By: N/A
Published: 11/06/2013
On 15 May 2013 the High Court delivered a judgment in respect of a body corporate's earthquake claim against its insurer Zurich: Body Corporate 398983 v Zurich Australian Insurance Limited [2013] NZHC 1109. The issue for determination was whether the amount Zurich was to pay was in addition to the sums paid by the Earthquake Commission. 

The Body Corporate of the Salisbury Apartment complex in Christchurch held a material damage policy with Zurich with a sum insured of $12.95m plus GST.  The apartments were badly damaged in the February 2011 earthquake, with an estimated reinstatement cost of $25m plus GST.  The Body Corporate had received $6.8m from the EQC ("the EQC sums").

The natural disaster damage clause of the policy provided:
"the Insurer's liability will be limited to the amount of loss in excess of the Natural Disaster Damage cover."

The Body Corporate and its insurance broker argued that the natural disaster damage clause postponed the point at which the policy first responded from the first dollar of loss to the point at which the EQC cover is exhausted. They argued Zurich's liability was the lesser of $12.95m or the actual amount of the Body Corporate's loss (over and above the EQC sums).

Conversely, Zurich argued that the sum insured was the overriding limit of cover for both the statutory and policy cover and the Body Corporate could not receive more than $12.95m in total. It said s 30(2) of the Earthquake Commission Act 1993 operated so the EQC responded first but also limited Zurich's liability to the difference between the EQC sums and the sum insured: $6.1m.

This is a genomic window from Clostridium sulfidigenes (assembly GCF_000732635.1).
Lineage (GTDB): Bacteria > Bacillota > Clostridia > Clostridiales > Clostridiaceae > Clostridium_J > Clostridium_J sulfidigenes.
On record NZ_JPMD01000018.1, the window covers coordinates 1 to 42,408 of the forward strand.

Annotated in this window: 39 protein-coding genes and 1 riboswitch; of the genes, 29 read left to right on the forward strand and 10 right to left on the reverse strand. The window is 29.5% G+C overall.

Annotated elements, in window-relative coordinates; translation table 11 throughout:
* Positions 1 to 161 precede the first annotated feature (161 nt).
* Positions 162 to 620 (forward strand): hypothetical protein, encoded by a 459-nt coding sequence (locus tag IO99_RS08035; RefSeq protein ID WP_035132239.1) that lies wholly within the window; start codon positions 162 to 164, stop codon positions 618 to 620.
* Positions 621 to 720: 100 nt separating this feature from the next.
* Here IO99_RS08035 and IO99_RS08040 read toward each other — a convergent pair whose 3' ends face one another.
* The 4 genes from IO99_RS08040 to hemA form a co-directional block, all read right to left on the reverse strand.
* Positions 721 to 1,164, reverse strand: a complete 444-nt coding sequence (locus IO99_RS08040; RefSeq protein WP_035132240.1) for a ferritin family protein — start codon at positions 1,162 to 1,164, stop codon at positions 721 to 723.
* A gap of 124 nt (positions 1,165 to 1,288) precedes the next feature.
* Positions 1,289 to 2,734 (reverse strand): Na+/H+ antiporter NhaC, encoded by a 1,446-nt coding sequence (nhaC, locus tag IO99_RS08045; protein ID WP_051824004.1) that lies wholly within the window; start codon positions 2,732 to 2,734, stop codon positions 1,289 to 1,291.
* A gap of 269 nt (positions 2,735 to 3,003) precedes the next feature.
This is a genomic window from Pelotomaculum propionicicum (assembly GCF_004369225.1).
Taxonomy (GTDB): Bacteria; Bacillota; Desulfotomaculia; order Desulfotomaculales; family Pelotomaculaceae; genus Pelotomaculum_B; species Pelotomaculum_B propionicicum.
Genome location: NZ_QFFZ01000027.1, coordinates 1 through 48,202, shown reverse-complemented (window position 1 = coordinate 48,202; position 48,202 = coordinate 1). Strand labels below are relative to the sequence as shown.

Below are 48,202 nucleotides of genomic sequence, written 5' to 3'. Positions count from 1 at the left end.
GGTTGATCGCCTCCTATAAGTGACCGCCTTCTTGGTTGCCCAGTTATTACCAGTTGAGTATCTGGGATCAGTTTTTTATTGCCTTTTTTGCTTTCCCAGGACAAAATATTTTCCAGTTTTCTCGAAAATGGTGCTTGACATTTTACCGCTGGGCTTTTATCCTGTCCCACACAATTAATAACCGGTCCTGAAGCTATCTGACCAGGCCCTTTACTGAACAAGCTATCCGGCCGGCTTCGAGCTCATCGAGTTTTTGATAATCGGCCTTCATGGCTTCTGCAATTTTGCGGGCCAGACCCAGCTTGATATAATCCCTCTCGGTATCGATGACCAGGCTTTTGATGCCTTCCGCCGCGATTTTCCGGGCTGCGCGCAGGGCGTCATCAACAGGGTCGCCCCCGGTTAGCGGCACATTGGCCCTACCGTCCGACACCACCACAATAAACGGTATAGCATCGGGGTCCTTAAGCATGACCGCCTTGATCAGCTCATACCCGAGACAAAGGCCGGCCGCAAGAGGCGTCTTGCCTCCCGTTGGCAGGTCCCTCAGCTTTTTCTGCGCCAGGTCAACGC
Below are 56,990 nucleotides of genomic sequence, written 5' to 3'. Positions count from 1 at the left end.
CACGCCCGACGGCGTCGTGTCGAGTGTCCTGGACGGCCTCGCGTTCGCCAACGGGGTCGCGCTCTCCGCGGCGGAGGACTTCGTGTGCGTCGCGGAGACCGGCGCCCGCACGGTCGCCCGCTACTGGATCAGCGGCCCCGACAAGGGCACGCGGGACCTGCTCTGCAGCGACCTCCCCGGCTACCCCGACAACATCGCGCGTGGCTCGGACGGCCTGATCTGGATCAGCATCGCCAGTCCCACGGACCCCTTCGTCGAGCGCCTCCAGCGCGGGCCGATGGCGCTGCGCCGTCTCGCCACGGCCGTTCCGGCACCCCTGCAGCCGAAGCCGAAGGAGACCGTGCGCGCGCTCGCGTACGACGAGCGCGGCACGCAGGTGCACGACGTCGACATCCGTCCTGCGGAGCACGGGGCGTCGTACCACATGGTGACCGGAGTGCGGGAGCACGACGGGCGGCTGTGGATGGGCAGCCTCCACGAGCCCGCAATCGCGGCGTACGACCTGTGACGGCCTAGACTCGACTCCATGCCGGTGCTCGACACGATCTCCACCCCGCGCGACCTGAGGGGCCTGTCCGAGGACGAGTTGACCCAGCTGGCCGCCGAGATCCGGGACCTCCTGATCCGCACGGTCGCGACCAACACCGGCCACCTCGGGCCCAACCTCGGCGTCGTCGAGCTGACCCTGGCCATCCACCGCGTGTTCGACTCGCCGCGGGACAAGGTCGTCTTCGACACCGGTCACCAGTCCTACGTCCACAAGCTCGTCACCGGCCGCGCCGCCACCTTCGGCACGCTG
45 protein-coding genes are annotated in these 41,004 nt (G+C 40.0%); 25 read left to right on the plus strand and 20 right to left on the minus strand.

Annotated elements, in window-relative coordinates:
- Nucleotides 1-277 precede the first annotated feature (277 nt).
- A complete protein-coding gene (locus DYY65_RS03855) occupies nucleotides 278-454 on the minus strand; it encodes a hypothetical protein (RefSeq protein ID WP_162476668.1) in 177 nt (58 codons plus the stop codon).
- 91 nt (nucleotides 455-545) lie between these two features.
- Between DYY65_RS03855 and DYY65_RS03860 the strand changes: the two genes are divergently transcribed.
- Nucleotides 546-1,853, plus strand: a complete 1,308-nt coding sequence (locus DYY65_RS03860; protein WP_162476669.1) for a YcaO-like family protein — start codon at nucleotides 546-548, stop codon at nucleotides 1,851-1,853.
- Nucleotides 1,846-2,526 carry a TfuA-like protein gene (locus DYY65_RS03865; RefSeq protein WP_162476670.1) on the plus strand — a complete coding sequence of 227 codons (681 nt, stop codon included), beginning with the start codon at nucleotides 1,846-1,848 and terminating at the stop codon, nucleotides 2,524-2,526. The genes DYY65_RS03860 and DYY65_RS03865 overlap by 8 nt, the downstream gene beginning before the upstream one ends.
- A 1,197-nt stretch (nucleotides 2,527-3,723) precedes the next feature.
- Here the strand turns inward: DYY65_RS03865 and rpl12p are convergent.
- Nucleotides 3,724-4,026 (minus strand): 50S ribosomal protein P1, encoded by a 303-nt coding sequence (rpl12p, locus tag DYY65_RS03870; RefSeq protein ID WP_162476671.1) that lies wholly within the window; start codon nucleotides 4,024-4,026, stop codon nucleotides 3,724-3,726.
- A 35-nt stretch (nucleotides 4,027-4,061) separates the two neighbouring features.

"Loss" in the relevant clause was held to be actual loss, whether insured or uninsured, not the amount of loss within the limitations of the sum insured.

It was held that the sum insured was exclusive of the EQC sums. Zurich therefore had to pay the sum insured of $12.95m in addition to the $6.8m paid by the EQC. 

This decision is relevant for all residential policies with a sum insured. It is wording specific, however, so it will not benefit everyone. Many policies specifically limit the amount payable by the insurer under the policy to the difference between the sum insured and the statutory cover.

We expect Zurich will appeal this decision. We will keep you posted.

For advice on your insurance entitlements, contact the Insurance team at Wynn Williams.


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